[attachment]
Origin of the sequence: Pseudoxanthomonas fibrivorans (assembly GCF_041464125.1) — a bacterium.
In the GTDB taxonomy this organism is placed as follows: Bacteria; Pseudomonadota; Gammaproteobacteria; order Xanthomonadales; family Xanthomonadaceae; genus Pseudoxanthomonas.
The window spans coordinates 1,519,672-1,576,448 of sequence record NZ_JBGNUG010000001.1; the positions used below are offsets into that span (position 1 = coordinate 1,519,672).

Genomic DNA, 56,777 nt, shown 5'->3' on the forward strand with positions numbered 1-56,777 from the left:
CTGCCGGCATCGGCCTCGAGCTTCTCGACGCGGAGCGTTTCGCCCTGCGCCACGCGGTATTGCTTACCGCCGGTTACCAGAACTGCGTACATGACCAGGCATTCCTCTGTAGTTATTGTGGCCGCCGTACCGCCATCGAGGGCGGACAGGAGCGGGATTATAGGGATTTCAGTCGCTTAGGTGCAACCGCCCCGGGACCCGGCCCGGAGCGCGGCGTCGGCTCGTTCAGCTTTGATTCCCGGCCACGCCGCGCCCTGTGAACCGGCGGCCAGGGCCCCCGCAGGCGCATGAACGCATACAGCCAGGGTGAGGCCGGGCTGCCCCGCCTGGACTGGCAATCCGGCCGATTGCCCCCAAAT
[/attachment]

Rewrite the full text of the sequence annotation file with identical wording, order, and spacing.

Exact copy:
Origin of the sequence: Pseudoxanthomonas fibrivorans (assembly GCF_041464125.1) — a bacterium.
In the GTDB taxonomy this organism is placed as follows: Bacteria; Pseudomonadota; Gammaproteobacteria; order Xanthomonadales; family Xanthomonadaceae; genus Pseudoxanthomonas.
The window spans coordinates 1,519,672-1,576,448 of sequence record NZ_JBGNUG010000001.1; the positions used below are offsets into that span (position 1 = coordinate 1,519,672).

Genomic DNA, 56,777 nt, shown 5'->3' on the forward strand with positions numbered 1-56,777 from the left:
CTGCCGGCATCGGCCTCGAGCTTCTCGACGCGGAGCGTTTCGCCCTGCGCCACGCGGTATTGCTTACCGCCGGTTACCAGAACTGCGTACATGACCAGGCATTCCTCTGTAGTTATTGTGGCCGCCGTACCGCCATCGAGGGCGGACAGGAGCGGGATTATAGGGATTTCAGTCGCTTAGGTGCAACCGCCCCGGGACCCGGCCCGGAGCGCGGCGTCGGCTCGTTCAGCTTTGATTCCCGGCCACGCCGCGCCCTGTGAACCGGCGGCCAGGGCCCCCGCAGGCGCATGAACGCATACAGCCAGGGTGAGGCCGGGCTGCCCCGCCTGGACTGGCAATCCGGCCGATTGCCCCCAAAT